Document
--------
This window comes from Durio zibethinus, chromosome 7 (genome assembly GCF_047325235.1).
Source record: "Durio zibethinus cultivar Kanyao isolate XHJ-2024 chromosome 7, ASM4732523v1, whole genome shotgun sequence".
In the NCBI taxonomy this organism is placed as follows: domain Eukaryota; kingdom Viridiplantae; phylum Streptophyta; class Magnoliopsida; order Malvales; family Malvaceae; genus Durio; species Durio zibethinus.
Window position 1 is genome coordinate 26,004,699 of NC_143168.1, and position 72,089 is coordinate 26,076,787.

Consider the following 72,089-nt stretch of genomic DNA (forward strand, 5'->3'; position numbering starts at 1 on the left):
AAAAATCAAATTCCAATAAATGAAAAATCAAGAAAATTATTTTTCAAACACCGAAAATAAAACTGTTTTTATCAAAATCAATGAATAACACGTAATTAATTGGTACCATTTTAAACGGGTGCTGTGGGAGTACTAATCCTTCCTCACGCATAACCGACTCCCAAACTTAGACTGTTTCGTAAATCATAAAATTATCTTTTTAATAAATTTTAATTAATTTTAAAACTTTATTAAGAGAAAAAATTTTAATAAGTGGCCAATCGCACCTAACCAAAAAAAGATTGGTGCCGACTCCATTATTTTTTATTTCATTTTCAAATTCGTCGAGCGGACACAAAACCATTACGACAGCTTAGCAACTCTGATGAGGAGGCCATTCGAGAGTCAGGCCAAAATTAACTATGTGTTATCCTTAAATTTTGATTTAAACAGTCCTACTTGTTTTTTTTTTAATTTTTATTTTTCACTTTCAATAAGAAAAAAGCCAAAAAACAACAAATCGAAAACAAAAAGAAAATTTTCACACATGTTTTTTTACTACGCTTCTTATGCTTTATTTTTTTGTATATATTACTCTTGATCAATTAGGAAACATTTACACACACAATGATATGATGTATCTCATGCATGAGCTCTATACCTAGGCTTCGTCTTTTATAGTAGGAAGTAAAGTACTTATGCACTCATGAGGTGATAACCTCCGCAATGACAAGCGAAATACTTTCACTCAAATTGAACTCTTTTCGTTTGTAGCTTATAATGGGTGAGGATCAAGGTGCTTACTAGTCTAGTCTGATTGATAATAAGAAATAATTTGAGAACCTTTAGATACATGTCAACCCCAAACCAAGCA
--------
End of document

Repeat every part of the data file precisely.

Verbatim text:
This window comes from Durio zibethinus, chromosome 7 (genome assembly GCF_047325235.1).
Source record: "Durio zibethinus cultivar Kanyao isolate XHJ-2024 chromosome 7, ASM4732523v1, whole genome shotgun sequence".
In the NCBI taxonomy this organism is placed as follows: domain Eukaryota; kingdom Viridiplantae; phylum Streptophyta; class Magnoliopsida; order Malvales; family Malvaceae; genus Durio; species Durio zibethinus.
Window position 1 is genome coordinate 26,004,699 of NC_143168.1, and position 72,089 is coordinate 26,076,787.

Consider the following 72,089-nt stretch of genomic DNA (forward strand, 5'->3'; position numbering starts at 1 on the left):
AAAAATCAAATTCCAATAAATGAAAAATCAAGAAAATTATTTTTCAAACACCGAAAATAAAACTGTTTTTATCAAAATCAATGAATAACACGTAATTAATTGGTACCATTTTAAACGGGTGCTGTGGGAGTACTAATCCTTCCTCACGCATAACCGACTCCCAAACTTAGACTGTTTCGTAAATCATAAAATTATCTTTTTAATAAATTTTAATTAATTTTAAAACTTTATTAAGAGAAAAAATTTTAATAAGTGGCCAATCGCACCTAACCAAAAAAAGATTGGTGCCGACTCCATTATTTTTTATTTCATTTTCAAATTCGTCGAGCGGACACAAAACCATTACGACAGCTTAGCAACTCTGATGAGGAGGCCATTCGAGAGTCAGGCCAAAATTAACTATGTGTTATCCTTAAATTTTGATTTAAACAGTCCTACTTGTTTTTTTTTTAATTTTTATTTTTCACTTTCAATAAGAAAAAAGCCAAAAAACAACAAATCGAAAACAAAAAGAAAATTTTCACACATGTTTTTTTACTACGCTTCTTATGCTTTATTTTTTTGTATATATTACTCTTGATCAATTAGGAAACATTTACACACACAATGATATGATGTATCTCATGCATGAGCTCTATACCTAGGCTTCGTCTTTTATAGTAGGAAGTAAAGTACTTATGCACTCATGAGGTGATAACCTCCGCAATGACAAGCGAAATACTTTCACTCAAATTGAACTCTTTTCGTTTGTAGCTTATAATGGGTGAGGATCAAGGTGCTTACTAGTCTAGTCTGATTGATAATAAGAAATAATTTGAGAACCTTTAGATACATGTCAACCCCAAACCAAGCA